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Fen-phen was an anti-obesity medication (an anorectic) which consisted of two drugs: fenfluramine and phentermine. Fenfluramine, and later, a related drug, dexfenfluramine, was marketed by American Home Products, now known as Wyeth, but were shown to cause potentially fatal pulmonary hypertension and heart valve problems, which eventually led to their withdrawal and legal damages of over $13 billion.[1] Phentermine was not shown to cause harmful effects.[1] Wyeth made drugs marketed as Redux and Pondimin, which were used as the fenfluramine half of the fen-phen combination formula.[2]



Structure of fenfluramine
Structure of fenfluramine
Structure of phentermine
Structure of phentermine

Fenfluramine was first introduced in the 1970s, but was not popular because it only temporarily reduced weight by a few pounds.[1] It sold modestly until the 1990s, when it was combined with phentermine and heavily marketed.[1] A similar drug, Aminorex, had caused severe lung damage and "provided reason to worry that similar drugs ... could increase the risk of a rare but often fatal lung disease, pulmonary hypertension."[1] In 1994, Wyeth official Fred Wilson expressed concerns about fenfluramine's labeling containing only four cases of pulmonary hypertension when a total of 41 had been observed, but no action was taken until 1996.[1] In 1995, Wyeth introduced Redux (dexfenfluramine, the dextro isomer), which it hoped would cause fewer adverse effects. However, the FDA's medical officer, Leo Lutwak, insisted upon a black box warning of pulmonary hypertension risks. After Lutwak refused to approve the drug, FDA management had someone else sign it and approved the drug with no black box warning for marketing in 1996.[1] European regulators required a major warning of pulmonary hypertension risks.[1]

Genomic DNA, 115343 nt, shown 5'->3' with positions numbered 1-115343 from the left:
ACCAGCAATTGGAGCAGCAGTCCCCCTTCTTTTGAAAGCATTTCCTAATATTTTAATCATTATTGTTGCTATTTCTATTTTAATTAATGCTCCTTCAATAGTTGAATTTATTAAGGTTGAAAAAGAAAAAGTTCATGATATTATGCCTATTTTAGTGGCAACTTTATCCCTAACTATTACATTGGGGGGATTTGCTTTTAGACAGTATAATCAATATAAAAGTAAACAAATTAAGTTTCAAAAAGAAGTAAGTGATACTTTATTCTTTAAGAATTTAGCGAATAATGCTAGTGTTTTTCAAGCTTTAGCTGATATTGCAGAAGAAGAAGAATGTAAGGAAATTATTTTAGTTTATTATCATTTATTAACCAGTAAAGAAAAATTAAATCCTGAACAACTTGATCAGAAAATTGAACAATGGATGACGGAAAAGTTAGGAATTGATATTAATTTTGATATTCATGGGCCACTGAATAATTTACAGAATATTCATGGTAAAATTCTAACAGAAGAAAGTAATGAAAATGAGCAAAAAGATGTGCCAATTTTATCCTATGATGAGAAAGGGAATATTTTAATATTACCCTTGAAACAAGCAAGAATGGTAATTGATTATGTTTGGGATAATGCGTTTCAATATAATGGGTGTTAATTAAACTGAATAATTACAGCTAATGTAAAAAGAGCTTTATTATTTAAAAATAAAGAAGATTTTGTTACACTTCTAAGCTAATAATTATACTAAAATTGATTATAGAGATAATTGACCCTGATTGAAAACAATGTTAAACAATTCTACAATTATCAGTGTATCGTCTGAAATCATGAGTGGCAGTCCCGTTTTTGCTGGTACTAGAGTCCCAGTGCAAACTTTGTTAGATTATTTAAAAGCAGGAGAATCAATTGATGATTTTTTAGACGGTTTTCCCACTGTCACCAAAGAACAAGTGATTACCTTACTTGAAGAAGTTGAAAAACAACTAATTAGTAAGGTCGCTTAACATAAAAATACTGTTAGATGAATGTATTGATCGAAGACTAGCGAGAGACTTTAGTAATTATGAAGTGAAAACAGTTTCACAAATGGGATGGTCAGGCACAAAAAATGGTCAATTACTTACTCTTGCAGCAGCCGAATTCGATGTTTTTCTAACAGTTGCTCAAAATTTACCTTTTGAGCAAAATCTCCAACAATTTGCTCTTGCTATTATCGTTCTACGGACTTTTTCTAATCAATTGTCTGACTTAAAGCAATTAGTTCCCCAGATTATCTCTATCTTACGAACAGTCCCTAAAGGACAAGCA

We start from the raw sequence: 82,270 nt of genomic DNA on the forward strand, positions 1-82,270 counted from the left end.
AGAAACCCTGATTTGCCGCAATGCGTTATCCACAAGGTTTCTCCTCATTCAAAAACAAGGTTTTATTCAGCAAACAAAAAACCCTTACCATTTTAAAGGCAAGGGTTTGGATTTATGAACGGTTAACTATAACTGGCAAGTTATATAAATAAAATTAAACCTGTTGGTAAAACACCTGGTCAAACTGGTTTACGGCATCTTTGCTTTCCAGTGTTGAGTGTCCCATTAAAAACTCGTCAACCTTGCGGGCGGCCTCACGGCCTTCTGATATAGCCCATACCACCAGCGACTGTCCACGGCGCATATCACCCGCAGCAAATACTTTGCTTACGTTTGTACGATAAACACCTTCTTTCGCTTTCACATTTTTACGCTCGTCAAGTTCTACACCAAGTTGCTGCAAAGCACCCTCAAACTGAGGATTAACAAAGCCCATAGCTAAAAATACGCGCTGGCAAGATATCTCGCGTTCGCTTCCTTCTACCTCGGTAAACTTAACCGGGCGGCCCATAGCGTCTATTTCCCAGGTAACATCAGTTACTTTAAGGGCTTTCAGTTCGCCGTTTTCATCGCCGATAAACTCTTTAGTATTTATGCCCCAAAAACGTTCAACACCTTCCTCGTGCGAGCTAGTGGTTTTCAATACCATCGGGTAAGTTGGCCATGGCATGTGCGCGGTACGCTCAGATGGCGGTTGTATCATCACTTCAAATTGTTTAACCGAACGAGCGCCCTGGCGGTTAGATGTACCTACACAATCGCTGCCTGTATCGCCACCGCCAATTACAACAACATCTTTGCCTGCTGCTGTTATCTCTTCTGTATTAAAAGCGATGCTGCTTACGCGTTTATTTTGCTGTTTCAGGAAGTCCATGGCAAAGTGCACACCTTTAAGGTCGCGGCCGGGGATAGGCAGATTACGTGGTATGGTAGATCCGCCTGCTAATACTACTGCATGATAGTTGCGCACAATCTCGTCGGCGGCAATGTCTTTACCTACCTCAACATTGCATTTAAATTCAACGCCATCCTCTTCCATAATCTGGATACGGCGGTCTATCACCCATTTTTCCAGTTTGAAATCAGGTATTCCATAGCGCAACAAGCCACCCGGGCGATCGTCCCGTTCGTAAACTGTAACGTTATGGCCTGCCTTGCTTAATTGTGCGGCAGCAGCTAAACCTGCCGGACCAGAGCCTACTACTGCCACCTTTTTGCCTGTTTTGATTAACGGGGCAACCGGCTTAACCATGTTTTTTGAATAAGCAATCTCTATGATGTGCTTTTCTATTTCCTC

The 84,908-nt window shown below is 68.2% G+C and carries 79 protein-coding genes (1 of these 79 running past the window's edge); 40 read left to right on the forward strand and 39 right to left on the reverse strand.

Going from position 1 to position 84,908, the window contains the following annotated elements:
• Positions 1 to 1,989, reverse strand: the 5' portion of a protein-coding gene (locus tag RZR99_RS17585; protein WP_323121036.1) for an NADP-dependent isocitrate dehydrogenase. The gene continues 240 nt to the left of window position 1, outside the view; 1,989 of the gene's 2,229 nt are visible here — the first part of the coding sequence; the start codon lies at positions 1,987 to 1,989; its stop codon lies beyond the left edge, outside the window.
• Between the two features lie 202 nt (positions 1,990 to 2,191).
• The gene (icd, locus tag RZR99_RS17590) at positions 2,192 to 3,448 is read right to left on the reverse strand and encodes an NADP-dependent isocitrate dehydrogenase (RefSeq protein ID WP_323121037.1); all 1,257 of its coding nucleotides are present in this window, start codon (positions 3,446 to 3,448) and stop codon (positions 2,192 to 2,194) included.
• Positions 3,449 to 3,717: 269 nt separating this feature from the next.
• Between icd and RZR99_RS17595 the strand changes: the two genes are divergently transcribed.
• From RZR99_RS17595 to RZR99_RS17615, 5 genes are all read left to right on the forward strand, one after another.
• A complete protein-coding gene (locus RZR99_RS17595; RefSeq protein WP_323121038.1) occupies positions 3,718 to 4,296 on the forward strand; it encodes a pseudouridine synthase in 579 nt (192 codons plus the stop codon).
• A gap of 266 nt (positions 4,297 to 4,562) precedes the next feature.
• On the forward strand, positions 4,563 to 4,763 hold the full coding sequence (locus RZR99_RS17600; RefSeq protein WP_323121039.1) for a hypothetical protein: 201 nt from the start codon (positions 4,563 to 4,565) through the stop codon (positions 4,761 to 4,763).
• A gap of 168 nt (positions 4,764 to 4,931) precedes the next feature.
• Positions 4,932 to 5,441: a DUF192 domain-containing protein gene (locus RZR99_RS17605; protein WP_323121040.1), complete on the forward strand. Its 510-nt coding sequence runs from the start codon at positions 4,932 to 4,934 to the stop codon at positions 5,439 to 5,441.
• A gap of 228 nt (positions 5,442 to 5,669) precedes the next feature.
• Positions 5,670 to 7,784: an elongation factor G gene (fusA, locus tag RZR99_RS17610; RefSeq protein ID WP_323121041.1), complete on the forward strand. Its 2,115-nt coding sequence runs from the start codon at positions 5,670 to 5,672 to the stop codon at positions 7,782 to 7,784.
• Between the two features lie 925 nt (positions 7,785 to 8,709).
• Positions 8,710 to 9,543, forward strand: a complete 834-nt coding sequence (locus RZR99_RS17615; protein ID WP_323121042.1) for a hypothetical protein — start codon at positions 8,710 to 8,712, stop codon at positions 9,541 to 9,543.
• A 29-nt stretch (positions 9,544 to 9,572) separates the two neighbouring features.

In 1996, a case-control study in the New England Journal of Medicine found a 23-fold increase in pulmonary hypertension.[3] Later in 1996, a 30-year-old woman developed heart problems after only a month of using it; when she died in February 1997, the Boston Herald devoted a front page article to her.[4] In July 1997, after a technician observed heart abnormalities,[1] researchers at the Mayo Clinic released a report on 24 cases of rare valvular disease in women who took the fen-phen combination.[5] The FDA alerted medical doctors that it had received nine additional reports of the same type, and requested all health care professionals to report any such cases to the agency’s MedWatch program, or to their respective pharmaceutical manufacturers. The FDA subsequently received 66 additional reports of heart valve disease, all primarily associated with fen-phen. There were also reports of documented heart-valve problems in patients taking only either fenfluramine or dexfenfluramine. The FDA requested that the manufacturers of fenfluramine and dexfenfluramine stress the potential risk to the heart in the drugs' labeling and in patient package inserts. As of 1997, the FDA was continuing to receive reports of cardiac valvular disease in persons who had taken these drugs. This valvular disease typically involves the aortic and mitral valves.